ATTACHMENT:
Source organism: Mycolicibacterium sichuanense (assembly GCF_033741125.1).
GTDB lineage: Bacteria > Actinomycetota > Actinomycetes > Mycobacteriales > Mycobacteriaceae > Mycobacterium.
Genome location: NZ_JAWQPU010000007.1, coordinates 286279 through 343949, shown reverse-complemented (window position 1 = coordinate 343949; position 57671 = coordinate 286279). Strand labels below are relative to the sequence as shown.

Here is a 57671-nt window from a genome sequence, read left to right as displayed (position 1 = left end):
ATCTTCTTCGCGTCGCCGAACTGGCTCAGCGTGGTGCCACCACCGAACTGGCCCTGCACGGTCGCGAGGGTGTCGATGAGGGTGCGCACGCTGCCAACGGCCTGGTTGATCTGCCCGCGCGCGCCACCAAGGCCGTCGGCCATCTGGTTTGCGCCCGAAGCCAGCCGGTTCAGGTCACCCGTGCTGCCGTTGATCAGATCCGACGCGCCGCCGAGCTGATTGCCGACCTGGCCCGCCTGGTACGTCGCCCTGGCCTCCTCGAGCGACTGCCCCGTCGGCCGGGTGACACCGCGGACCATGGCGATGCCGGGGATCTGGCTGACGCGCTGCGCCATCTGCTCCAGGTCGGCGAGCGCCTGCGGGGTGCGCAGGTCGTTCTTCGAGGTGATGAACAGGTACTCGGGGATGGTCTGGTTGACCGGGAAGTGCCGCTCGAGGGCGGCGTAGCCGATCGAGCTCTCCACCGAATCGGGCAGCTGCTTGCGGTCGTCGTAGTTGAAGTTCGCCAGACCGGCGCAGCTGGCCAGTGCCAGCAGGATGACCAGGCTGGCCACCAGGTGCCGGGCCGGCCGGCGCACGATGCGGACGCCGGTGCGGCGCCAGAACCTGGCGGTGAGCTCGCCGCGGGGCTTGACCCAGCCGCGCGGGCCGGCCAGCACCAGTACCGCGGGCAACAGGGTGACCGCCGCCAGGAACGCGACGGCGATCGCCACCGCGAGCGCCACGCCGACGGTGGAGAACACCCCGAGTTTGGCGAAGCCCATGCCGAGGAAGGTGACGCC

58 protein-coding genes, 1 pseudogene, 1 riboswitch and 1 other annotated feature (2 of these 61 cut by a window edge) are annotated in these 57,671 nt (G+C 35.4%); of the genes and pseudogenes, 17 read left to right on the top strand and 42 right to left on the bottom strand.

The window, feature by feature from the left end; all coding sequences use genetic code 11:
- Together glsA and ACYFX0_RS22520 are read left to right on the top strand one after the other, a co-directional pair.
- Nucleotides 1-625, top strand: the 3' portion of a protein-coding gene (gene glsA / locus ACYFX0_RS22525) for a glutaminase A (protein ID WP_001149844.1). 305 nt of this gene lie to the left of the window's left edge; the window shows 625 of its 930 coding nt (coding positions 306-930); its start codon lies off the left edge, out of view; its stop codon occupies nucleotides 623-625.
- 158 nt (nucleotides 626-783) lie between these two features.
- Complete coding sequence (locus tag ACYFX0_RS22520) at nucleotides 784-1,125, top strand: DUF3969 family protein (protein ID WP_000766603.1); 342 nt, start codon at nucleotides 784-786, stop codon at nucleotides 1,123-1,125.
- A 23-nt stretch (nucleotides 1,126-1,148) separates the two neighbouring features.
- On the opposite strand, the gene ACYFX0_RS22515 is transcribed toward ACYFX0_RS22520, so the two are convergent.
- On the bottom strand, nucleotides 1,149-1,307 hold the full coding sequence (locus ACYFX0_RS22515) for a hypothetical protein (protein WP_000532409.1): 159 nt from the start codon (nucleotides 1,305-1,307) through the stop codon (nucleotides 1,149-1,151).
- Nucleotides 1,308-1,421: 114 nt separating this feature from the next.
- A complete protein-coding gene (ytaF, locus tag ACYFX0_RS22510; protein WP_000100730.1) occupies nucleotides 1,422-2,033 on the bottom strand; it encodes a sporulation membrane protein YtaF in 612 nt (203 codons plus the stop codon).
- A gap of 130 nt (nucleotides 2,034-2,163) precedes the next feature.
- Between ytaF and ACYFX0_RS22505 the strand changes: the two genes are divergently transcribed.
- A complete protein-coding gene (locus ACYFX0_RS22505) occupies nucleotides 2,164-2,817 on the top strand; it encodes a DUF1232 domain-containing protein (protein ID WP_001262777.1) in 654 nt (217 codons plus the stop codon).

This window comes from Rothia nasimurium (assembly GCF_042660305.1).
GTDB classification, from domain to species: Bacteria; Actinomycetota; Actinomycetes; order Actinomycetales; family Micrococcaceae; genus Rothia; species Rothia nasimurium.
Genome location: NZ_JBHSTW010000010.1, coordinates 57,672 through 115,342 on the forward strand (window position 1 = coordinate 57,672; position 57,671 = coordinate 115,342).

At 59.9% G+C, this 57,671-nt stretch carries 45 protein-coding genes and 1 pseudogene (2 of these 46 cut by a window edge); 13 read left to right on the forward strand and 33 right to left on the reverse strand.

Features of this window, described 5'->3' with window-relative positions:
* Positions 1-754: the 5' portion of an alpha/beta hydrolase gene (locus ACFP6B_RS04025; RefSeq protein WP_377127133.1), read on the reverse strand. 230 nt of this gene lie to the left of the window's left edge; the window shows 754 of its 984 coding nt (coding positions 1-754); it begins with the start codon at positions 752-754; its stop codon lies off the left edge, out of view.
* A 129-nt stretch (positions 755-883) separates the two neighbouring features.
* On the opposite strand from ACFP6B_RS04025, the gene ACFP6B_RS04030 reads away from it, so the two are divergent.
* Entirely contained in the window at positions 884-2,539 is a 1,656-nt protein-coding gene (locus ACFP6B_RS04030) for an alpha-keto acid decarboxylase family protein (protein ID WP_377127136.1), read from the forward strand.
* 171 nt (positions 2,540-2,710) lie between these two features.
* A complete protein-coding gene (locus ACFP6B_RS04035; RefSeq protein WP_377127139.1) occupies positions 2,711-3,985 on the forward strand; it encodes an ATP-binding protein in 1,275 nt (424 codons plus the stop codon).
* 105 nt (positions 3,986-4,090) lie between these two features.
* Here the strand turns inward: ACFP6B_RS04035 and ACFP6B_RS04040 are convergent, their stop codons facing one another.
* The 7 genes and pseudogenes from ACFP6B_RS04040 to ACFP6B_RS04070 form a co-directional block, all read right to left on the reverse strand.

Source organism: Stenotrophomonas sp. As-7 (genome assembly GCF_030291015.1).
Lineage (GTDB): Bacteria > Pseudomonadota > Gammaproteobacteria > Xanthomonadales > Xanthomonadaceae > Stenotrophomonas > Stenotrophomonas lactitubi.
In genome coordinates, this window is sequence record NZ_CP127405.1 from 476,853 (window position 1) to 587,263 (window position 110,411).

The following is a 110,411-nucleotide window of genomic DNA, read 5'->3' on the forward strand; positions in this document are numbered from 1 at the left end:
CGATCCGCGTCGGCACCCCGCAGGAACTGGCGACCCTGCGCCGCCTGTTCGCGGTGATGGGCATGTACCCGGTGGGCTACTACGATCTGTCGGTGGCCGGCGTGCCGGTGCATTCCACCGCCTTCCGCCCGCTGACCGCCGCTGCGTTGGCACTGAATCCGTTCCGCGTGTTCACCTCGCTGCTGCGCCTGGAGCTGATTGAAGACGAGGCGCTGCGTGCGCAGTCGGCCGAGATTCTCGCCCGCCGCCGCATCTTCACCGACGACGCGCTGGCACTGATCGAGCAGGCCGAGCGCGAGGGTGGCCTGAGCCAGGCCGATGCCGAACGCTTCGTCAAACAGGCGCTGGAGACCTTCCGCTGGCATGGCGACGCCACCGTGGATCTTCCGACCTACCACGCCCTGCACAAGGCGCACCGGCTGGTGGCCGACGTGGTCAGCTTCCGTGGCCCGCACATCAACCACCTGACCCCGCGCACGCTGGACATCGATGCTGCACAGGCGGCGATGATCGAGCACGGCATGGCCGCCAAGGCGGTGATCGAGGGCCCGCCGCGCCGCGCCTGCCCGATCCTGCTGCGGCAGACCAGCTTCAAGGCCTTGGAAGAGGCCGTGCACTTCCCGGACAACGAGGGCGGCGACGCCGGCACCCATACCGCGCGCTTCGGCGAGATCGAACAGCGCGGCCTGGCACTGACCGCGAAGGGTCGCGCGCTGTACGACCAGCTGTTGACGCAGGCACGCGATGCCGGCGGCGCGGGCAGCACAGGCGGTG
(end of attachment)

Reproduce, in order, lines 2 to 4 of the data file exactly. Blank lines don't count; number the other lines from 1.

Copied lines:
GTDB lineage: Bacteria > Actinomycetota > Actinomycetes > Mycobacteriales > Mycobacteriaceae > Mycobacterium.
Genome location: NZ_JAWQPU010000007.1, coordinates 286279 through 343949, shown reverse-complemented (window position 1 = coordinate 343949; position 57671 = coordinate 286279). Strand labels below are relative to the sequence as shown.

Here is a 57671-nt window from a genome sequence, read left to right as displayed (position 1 = left end):